If it detects a deadlock, SQL Server forces one of the deadlocking commands to lose -- specifically the one that uses the least resources. The statement on the losing side varied, but in our case the losing deadlock statement was always a really innocuous database read, like so:
SELECT * FROM [Posts] WHERE [ParentId] = @p0
(Disclaimer: above SQL is simplified for the purpose of this post). This deadlock perplexed me, on a couple levels.
- How can a read be blocked by a write? What possible contention could there be from merely reading the data? It's as if one of the dining philosophers happened to glance over at another philosoper's plate, and the other philosopher, seeing this, screamed "meal viewing deadlock!" and quickly covered his plate with his hands. Yes, it's ridiculous. I don't want to eat your food -- I just want to look at it.
- We aren't doing that many writes. Like most web apps, we're insanely read-heavy. The particular SQL statement you see above only occurs when someone answers a question. As much as I want to believe Stack Overflow will be this massive, rip-roaring success, there just cannot be that many answers flowing through the system in beta. We went through our code with a fine tooth comb, and yep, we're barely writing anywhere except when users ask a question, edit something, or answer a question.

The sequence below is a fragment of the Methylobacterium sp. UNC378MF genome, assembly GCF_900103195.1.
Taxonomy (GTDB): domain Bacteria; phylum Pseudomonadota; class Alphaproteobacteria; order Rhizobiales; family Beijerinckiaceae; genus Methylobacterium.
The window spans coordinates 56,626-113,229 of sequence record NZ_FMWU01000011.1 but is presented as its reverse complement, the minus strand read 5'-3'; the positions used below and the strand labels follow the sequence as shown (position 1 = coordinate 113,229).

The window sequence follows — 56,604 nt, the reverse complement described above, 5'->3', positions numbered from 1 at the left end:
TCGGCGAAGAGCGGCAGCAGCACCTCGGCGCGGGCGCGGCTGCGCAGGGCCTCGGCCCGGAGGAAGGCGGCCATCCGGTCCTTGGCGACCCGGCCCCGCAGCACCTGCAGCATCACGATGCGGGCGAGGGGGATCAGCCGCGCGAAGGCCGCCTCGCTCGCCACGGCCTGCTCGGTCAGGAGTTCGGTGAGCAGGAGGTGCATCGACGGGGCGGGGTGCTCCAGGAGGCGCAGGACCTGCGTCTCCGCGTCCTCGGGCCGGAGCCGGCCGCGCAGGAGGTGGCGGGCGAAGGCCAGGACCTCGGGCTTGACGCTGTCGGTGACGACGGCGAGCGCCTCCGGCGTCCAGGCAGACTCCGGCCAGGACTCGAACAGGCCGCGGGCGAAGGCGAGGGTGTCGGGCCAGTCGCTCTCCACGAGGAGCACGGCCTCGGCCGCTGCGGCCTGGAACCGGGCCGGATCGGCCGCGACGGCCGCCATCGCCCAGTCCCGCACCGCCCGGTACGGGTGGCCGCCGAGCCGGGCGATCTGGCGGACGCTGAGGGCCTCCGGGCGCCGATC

- What about retries? I find it hard to believe that little write would take so incredibly long that a read would have to wait more than a few milliseconds at most.
If you aren't eating -- modifying data -- then how can trivial super-fast reads be blocked on rare writes? We've had good results with SQL Server so far, but I found this behavior terribly disappointing. Although these deadlocks were somewhat rare, they still occurred a few times a day, and I'm deeply uncomfortable with errors I don't fully understand. This is the kind of stuff that quite literally keeps me up at night.